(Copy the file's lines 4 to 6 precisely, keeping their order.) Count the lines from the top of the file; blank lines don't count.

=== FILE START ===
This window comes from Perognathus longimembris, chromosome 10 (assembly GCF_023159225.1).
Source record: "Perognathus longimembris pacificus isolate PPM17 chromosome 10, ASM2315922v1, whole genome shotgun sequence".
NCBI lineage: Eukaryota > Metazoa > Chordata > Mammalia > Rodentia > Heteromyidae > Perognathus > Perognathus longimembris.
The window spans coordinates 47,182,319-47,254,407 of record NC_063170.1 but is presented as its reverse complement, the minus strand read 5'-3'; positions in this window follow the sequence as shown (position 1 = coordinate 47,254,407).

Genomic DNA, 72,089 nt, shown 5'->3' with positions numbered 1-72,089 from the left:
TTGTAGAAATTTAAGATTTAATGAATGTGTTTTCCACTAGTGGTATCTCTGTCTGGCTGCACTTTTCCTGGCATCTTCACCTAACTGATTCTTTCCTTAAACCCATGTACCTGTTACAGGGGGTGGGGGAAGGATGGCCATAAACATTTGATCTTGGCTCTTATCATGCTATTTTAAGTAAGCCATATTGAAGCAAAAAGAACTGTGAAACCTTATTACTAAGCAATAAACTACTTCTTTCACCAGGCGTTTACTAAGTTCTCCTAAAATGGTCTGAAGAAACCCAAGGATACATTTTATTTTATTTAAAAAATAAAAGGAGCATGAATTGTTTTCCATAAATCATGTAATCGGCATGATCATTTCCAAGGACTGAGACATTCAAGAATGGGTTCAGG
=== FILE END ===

The window spans coordinates 47,182,319-47,254,407 of record NC_063170.1 but is presented as its reverse complement, the minus strand read 5'-3'; positions in this window follow the sequence as shown (position 1 = coordinate 47,254,407).

Genomic DNA, 72,089 nt, shown 5'->3' with positions numbered 1-72,089 from the left:
TTGTAGAAATTTAAGATTTAATGAATGTGTTTTCCACTAGTGGTATCTCTGTCTGGCTGCACTTTTCCTGGCATCTTCACCTAACTGATTCTTTCCTTAAACCCATGTACCTGTTACAGGGGGTGGGGGAAGGATGGCCATAAACATTTGATCTTGGCTCTTATCATGCTATTTTAAGTAAGCCATATTGAAGCAAAAAGAACTGTGAAACCTTATTACTAAGCAATAAACTACTTCTTTCACCAGGCGTTTACTAAGTTCTCCTAAAATGGTCTGAAGAAACCCAAGGATACATTTTATTTTATTTAAAAAATAAAAGGAGCATGAATTGTTTTCCATAAATCATGTAATCGGCATGATCATTTCCAAGGACTGAGACATTCAAGAATGGGTTCAGG